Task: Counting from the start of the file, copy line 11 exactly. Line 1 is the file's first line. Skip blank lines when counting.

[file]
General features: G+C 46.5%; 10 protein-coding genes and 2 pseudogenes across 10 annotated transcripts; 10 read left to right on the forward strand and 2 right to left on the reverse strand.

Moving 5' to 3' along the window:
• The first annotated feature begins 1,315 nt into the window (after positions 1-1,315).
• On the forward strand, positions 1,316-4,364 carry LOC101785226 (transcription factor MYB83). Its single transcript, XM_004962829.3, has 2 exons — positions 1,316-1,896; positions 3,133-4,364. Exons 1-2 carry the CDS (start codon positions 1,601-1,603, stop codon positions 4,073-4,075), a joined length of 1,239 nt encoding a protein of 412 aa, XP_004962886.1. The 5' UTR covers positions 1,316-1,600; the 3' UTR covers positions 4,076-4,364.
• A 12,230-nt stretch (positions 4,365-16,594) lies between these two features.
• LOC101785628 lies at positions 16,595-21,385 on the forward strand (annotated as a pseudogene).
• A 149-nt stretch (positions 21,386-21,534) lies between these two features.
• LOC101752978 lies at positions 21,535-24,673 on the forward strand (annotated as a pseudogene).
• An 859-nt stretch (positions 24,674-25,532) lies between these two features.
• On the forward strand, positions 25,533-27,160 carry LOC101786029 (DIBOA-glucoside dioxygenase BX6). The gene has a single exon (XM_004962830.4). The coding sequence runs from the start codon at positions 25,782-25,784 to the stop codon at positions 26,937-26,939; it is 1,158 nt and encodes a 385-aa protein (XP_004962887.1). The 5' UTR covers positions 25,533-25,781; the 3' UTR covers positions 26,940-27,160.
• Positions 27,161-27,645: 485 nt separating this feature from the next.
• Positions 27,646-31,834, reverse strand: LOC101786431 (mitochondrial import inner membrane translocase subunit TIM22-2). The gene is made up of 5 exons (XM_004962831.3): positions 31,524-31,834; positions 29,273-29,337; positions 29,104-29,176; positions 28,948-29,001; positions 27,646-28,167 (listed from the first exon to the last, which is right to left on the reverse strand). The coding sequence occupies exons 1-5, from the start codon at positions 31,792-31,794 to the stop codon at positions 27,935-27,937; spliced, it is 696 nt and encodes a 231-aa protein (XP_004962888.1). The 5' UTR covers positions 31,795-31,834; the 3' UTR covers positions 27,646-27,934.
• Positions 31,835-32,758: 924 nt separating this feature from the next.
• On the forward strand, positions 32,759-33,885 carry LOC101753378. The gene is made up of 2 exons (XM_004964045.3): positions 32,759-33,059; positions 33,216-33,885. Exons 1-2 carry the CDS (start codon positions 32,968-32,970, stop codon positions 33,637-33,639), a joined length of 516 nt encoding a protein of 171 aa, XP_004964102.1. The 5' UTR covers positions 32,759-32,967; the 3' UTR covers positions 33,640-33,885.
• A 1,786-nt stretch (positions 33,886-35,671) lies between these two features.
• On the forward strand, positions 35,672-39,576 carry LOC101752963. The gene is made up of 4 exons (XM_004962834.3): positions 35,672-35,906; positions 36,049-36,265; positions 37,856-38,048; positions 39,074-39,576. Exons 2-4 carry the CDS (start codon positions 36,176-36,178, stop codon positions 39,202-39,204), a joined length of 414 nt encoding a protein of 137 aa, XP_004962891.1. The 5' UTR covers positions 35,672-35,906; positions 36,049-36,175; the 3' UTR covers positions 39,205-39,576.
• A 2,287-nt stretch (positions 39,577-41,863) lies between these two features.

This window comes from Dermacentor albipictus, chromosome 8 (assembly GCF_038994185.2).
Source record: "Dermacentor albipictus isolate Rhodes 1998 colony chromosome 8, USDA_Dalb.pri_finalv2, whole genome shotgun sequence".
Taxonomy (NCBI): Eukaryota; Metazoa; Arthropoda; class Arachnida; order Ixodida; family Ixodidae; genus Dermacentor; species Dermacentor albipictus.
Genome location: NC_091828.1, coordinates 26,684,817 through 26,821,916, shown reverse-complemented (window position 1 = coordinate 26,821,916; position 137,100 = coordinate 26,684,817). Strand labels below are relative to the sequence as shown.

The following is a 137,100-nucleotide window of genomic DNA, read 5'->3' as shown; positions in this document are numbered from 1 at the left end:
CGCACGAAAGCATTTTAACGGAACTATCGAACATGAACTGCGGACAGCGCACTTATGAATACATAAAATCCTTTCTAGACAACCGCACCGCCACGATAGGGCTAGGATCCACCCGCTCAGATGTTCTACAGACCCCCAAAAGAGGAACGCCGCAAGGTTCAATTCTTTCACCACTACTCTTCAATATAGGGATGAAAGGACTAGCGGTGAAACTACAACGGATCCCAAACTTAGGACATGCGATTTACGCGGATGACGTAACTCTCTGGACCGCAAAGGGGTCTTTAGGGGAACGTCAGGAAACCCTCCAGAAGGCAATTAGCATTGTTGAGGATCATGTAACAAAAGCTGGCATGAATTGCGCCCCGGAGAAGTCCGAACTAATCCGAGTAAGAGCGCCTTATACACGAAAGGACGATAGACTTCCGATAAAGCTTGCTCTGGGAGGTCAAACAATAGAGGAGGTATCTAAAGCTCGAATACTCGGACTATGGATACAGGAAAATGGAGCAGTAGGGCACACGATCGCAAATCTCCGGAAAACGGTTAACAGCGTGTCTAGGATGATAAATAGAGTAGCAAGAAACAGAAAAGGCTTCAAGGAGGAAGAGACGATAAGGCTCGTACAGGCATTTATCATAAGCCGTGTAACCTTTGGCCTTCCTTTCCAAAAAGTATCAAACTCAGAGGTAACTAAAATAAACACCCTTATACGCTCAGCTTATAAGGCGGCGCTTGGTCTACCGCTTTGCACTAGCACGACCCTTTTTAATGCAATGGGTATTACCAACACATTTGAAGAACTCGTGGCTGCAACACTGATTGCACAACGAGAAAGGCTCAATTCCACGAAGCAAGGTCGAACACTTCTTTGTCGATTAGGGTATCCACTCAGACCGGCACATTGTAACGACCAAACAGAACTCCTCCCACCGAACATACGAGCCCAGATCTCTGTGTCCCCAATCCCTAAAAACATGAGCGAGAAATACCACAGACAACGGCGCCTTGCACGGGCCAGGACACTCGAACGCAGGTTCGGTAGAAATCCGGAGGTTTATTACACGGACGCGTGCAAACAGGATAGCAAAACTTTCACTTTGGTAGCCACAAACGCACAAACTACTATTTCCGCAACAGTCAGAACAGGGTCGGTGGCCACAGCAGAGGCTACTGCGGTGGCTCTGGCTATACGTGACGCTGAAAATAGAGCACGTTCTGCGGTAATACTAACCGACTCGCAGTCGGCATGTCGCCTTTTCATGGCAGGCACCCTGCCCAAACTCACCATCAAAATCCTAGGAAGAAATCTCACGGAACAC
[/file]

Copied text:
• Positions 27,161-27,645: 485 nt separating this feature from the next.